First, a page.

I remember childhood.
Then, I was one of the best Civil and Mechanical Engineers, without a degree though. My mud house, which I constructed without any foundation made my foot firm and I was usually the last to fall; and my car, which my elder brother constructed with mostly ply wood and small wheels, was second to none when it came to the street Formular One, and then I drove faster than Hamilton can on a Mercedes (LOL).
My airplane was faster than any airline, and was stronger than any fighter jet, with just a polyethylene and broom sticks or even a piece of paper. I constructed the best plane ever, except mine had no division of class, and wasn't a passenger aircraft anyway. (Chai……)
When it came to the game of Canter (bottletops), we were at liberty to place any player anywhere…. That was the days of Jay Jay Okocha, Kanu Nwankwo and the rest.
All thanks to Pepsi for giving us crown bottle tops that had pictures of those legends on it. I wonder how those tops went into extinction.
Canter games then was our Xbox and PS4, there was no computer tricks; we came up with the tricks ourselves, and anywhere could be used as a Stadium; our veranda in most cases, was my Wembly stadium, as long as my parents weren't at home. Our balls were often the rollers of any old radio cassette or any small rounded stone that can move about freely.
We tried all forms of sports, and even created many that had no names. What would you call shooting of rubber bands? I think IAAF should include that as a game in the Olympics, and maybe also in Military training; that game made us Grade A snipers (LOL).
Whot and Ludo made us forget our troubles. Each time we were done cooking those tasteless watery soup we prepare with any green leaf found around the yard - even poisonous ones - and sand, I always wondered how a tin of tomato could serve one person, talk more of the whole family, in the street play we always acted.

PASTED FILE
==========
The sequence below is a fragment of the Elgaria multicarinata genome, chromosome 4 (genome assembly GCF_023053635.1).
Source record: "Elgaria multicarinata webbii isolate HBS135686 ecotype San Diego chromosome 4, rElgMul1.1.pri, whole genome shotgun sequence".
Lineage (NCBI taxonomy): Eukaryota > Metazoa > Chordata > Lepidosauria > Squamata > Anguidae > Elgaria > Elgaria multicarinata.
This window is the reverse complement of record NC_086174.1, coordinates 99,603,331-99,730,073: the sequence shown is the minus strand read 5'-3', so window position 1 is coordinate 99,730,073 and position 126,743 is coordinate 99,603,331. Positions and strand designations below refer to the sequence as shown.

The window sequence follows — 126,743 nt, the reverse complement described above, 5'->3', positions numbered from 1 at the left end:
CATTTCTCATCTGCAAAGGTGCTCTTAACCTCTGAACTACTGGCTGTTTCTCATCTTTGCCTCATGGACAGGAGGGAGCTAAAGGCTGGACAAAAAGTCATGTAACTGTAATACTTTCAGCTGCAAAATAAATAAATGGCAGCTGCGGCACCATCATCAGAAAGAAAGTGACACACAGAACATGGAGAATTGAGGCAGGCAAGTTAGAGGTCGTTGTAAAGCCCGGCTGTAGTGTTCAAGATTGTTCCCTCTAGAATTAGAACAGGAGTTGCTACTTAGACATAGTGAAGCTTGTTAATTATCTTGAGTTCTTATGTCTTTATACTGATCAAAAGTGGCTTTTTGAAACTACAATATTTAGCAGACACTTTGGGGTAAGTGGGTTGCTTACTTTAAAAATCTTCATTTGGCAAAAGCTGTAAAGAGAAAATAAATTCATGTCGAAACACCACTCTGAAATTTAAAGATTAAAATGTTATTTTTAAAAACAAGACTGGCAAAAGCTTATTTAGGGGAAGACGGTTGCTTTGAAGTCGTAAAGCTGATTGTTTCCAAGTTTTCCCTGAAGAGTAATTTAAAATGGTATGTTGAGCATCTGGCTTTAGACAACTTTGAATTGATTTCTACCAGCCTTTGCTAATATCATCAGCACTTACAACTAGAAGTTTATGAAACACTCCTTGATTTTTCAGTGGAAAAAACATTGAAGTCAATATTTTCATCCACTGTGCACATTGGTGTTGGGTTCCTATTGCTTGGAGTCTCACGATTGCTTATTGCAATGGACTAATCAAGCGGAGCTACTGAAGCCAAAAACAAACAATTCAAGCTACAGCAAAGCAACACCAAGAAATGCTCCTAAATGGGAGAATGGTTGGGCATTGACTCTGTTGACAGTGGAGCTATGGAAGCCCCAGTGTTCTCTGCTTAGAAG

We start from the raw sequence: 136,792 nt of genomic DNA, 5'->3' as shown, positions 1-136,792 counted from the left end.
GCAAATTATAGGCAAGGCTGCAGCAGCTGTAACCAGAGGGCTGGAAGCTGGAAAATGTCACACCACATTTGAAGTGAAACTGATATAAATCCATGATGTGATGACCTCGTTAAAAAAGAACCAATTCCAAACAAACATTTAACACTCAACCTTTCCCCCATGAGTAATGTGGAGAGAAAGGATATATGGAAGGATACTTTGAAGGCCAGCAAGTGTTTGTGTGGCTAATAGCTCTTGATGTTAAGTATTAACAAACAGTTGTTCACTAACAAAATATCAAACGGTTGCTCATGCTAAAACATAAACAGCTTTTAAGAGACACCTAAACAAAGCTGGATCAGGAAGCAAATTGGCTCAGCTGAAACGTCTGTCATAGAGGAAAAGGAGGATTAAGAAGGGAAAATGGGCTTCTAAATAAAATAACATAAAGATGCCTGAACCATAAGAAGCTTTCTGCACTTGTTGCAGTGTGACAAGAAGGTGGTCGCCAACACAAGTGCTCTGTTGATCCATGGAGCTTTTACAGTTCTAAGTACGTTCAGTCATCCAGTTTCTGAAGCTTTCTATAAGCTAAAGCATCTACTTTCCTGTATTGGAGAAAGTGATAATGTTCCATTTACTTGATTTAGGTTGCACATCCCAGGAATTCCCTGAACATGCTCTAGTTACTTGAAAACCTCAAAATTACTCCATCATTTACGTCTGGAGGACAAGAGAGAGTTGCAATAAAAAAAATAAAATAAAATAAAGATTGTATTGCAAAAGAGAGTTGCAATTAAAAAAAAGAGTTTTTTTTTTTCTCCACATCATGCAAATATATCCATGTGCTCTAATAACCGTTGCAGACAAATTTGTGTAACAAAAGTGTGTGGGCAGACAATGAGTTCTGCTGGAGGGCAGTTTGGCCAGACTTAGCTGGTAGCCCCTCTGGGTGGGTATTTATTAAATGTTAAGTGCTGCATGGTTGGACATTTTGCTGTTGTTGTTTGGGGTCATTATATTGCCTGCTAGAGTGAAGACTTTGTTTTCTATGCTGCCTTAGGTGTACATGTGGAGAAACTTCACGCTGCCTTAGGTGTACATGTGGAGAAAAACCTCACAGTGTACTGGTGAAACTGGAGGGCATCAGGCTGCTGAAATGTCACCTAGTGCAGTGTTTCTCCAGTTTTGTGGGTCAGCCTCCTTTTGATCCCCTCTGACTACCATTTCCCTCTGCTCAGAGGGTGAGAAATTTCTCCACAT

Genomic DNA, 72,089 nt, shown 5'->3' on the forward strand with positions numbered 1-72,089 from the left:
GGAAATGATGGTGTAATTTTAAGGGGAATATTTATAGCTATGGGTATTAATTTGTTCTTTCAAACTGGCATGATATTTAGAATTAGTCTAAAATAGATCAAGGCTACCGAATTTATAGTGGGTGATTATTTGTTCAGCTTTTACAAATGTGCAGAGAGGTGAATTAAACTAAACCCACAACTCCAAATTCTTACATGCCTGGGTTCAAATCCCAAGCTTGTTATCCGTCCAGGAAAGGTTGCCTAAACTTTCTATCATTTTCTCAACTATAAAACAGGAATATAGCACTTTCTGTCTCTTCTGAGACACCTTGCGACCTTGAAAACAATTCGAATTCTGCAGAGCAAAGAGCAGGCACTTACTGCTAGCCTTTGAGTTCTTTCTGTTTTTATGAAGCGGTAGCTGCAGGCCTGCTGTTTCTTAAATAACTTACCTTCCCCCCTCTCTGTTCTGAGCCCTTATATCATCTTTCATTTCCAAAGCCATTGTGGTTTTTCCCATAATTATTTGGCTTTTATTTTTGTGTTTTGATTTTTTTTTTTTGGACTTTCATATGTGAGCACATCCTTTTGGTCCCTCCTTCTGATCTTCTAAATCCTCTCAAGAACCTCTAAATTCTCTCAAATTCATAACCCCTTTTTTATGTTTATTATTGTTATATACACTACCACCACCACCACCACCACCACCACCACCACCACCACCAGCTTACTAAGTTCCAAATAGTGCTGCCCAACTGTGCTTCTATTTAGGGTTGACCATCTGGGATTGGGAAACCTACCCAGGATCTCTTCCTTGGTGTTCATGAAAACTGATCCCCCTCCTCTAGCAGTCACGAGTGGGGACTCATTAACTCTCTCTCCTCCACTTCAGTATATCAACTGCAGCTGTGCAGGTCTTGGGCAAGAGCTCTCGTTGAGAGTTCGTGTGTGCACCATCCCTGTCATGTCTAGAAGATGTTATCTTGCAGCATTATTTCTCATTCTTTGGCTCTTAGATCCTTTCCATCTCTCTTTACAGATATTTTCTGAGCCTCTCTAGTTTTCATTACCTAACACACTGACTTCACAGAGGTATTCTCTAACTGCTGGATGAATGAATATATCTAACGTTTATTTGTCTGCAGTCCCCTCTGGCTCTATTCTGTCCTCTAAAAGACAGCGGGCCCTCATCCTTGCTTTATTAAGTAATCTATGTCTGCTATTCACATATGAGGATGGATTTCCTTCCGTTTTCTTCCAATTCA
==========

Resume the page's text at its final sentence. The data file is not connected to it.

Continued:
As a child, I always prayed for the rain to fall in other places instead so that my friends and I could play the ‘Suwe’ game. In that game, we usually draw a line in a box shape drawn on the wet floor and throw a piece of glass on it…..
The boys had their own interesting play of running around with guns trying to imitate actors of the action movies we watched. In those 'war games', their guns were carved with ply wood or anything that could pass for one. Believe you me, if the Nigerian Army had trained the boys well, by now, Boko Haram would have been history, because as kids, they were champions in guerrilla warfare. Trust me, you can't find my brother when he goes into hiding during those games.
The only problem I had with the game was that it always ended quickly, nobody wanted to die, and they all wanted to be the hero and not the 'Boss' (villain). Whenever you 'shoot' and he refuses to die, you too would not 'die' on your own turn. Everybody gets upset and the game is over.
Thanks to technology, I remember the pain our television suffered at my hands. I really dealt with the box each time my favorite cartoon comes on (Sesame Street) and the antenna starts misbehaving (Chai) I get really furious and start to cry.
Cyril Stober. I remember that name, because he was a favorite Newscaster on NTA network news by 9pm, with his Hausa attire. You can tell that NTA back then preached our culture. I still can't forget that signature tune for the network news, even if you were sound deaf, you could tell it was Network News at 9 that was about to come on air.
Sunday Newsline was another of my favorite. I loved it because it was like a magazine program, longer and more of human interest news, unlike the boring news at 9.
These days, African Magic has taken over the best of us; I don't even know the channel frequency for NTA...! SMH!
Each time I think of the joy of my childhood, I feel like becoming a kid again, I am nostalgic as I recall the role my upbringing played in shaping me into what I am today, and the role it would continue to play in my life. For every now, there was a then; for every present, there was a past.
Those evergreen memories would forever linger, it is one memory that draws me close to kids, making me understand what and how they feel.
BY MAIMUNA BAGUDU